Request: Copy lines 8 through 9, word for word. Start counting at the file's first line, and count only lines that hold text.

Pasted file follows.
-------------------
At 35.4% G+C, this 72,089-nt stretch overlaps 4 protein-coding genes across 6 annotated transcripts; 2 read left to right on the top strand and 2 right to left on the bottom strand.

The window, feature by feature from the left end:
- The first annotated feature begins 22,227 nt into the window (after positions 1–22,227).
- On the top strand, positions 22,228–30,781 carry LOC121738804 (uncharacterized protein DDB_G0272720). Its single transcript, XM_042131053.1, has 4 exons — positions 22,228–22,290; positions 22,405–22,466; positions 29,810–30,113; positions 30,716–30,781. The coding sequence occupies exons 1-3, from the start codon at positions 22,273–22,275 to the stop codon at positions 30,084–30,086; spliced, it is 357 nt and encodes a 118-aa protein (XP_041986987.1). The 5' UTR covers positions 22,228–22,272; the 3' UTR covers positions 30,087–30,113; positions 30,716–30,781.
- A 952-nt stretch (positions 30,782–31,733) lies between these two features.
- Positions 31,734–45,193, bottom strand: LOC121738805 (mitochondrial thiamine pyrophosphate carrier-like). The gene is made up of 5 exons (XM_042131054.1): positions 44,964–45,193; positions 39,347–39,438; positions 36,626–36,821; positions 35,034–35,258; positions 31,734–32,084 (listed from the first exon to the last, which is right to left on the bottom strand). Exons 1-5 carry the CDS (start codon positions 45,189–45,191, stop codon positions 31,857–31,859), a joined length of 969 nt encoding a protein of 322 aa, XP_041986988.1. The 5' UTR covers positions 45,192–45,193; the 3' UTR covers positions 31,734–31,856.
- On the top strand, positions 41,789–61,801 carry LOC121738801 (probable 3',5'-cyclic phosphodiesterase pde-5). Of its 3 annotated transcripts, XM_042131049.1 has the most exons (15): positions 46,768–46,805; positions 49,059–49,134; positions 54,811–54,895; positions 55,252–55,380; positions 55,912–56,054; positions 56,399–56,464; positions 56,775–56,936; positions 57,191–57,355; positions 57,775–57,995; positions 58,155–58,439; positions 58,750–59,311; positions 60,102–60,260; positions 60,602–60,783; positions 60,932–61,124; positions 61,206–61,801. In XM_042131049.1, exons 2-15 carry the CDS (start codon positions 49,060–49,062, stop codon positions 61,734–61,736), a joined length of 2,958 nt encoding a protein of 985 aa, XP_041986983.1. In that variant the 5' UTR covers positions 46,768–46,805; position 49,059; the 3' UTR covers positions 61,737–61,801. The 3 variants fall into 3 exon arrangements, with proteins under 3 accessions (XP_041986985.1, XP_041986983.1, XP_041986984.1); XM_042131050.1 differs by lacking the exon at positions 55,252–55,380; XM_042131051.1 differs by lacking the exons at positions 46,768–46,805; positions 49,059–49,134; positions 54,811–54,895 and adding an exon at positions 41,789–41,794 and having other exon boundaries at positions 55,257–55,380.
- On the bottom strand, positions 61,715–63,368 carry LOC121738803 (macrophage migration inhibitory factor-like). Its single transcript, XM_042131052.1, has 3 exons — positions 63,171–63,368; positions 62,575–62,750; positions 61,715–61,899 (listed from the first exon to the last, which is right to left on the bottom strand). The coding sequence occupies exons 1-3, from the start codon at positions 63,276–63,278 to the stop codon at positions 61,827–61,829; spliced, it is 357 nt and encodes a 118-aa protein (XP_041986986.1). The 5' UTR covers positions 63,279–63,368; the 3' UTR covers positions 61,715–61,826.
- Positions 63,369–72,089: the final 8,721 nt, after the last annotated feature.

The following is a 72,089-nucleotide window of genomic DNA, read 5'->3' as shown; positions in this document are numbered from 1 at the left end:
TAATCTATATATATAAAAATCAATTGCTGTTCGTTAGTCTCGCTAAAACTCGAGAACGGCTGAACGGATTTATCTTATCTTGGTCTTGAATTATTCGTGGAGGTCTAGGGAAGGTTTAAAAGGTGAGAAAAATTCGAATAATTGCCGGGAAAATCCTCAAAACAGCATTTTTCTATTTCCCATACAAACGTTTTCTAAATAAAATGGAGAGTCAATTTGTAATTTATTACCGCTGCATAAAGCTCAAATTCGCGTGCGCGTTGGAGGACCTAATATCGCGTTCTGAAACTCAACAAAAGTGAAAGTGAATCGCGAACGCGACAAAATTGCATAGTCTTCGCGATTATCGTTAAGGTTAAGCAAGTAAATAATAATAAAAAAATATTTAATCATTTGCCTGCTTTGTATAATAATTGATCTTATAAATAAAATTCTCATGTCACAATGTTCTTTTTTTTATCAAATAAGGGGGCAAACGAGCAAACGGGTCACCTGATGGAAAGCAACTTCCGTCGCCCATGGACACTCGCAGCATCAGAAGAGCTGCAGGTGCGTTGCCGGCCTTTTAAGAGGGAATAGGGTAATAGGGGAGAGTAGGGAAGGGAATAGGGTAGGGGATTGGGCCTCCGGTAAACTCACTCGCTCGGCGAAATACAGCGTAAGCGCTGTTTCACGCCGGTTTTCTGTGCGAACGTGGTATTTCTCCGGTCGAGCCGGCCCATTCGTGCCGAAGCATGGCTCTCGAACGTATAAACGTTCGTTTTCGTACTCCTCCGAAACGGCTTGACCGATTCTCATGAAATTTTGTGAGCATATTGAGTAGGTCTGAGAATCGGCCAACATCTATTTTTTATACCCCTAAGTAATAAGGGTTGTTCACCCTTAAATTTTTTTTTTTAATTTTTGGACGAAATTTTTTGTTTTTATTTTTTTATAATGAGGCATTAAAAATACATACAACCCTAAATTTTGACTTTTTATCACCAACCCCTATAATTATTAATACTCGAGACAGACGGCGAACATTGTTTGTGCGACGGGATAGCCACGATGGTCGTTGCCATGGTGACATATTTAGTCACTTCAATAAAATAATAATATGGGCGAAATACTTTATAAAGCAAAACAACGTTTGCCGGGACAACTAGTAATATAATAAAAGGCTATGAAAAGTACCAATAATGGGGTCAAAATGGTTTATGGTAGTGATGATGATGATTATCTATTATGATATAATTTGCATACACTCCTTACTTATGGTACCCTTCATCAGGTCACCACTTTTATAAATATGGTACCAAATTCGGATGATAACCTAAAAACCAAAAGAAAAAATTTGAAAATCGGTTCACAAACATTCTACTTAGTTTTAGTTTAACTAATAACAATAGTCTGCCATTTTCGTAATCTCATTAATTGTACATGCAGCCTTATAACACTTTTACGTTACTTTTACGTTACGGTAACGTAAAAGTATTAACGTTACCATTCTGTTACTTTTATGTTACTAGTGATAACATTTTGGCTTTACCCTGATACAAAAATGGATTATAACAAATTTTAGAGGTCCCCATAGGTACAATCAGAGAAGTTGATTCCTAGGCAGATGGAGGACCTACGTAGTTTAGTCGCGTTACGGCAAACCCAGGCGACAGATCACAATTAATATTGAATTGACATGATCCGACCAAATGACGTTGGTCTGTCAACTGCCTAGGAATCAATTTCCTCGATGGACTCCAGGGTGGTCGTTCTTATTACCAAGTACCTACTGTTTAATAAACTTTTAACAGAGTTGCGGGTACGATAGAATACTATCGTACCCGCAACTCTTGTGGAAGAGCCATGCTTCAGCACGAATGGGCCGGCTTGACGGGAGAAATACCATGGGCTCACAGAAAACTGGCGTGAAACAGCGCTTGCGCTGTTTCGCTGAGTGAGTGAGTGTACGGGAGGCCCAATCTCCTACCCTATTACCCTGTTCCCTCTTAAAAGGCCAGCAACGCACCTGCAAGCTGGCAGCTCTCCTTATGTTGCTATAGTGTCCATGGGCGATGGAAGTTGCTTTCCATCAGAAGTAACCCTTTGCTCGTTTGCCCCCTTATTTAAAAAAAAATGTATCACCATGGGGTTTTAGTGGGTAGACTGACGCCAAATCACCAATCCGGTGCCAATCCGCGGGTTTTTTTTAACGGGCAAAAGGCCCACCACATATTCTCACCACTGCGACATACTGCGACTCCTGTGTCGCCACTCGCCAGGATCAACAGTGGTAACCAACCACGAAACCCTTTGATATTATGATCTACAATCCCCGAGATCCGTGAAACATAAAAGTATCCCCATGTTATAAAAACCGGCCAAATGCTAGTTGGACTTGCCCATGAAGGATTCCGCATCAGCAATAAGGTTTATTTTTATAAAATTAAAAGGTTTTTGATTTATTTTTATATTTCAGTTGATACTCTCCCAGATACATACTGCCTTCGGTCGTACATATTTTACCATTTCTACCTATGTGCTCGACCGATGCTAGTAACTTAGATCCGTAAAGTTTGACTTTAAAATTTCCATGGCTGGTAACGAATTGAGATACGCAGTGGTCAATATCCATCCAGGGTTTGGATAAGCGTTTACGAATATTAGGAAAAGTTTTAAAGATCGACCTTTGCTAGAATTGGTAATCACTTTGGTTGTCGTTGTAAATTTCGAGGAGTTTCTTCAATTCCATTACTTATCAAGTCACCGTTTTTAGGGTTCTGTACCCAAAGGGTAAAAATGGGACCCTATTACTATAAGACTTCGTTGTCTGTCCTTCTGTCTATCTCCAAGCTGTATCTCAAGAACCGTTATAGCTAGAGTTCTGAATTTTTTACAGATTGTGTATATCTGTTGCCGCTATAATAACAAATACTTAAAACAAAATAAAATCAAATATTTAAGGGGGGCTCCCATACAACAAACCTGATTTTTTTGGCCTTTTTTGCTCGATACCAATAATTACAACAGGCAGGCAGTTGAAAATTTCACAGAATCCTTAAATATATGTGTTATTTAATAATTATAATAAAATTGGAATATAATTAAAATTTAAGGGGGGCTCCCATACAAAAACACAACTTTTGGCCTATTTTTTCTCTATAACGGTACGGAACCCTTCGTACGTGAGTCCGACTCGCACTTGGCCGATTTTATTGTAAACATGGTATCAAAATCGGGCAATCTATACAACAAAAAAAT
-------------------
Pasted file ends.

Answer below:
- On the bottom strand, positions 61,715–63,368 carry LOC121738803 (macrophage migration inhibitory factor-like). Its single transcript, XM_042131052.1, has 3 exons — positions 63,171–63,368; positions 62,575–62,750; positions 61,715–61,899 (listed from the first exon to the last, which is right to left on the bottom strand). The coding sequence occupies exons 1-3, from the start codon at positions 63,276–63,278 to the stop codon at positions 61,827–61,829; spliced, it is 357 nt and encodes a 118-aa protein (XP_041986986.1). The 5' UTR covers positions 63,279–63,368; the 3' UTR covers positions 61,715–61,826.
- Positions 63,369–72,089: the final 8,721 nt, after the last annotated feature.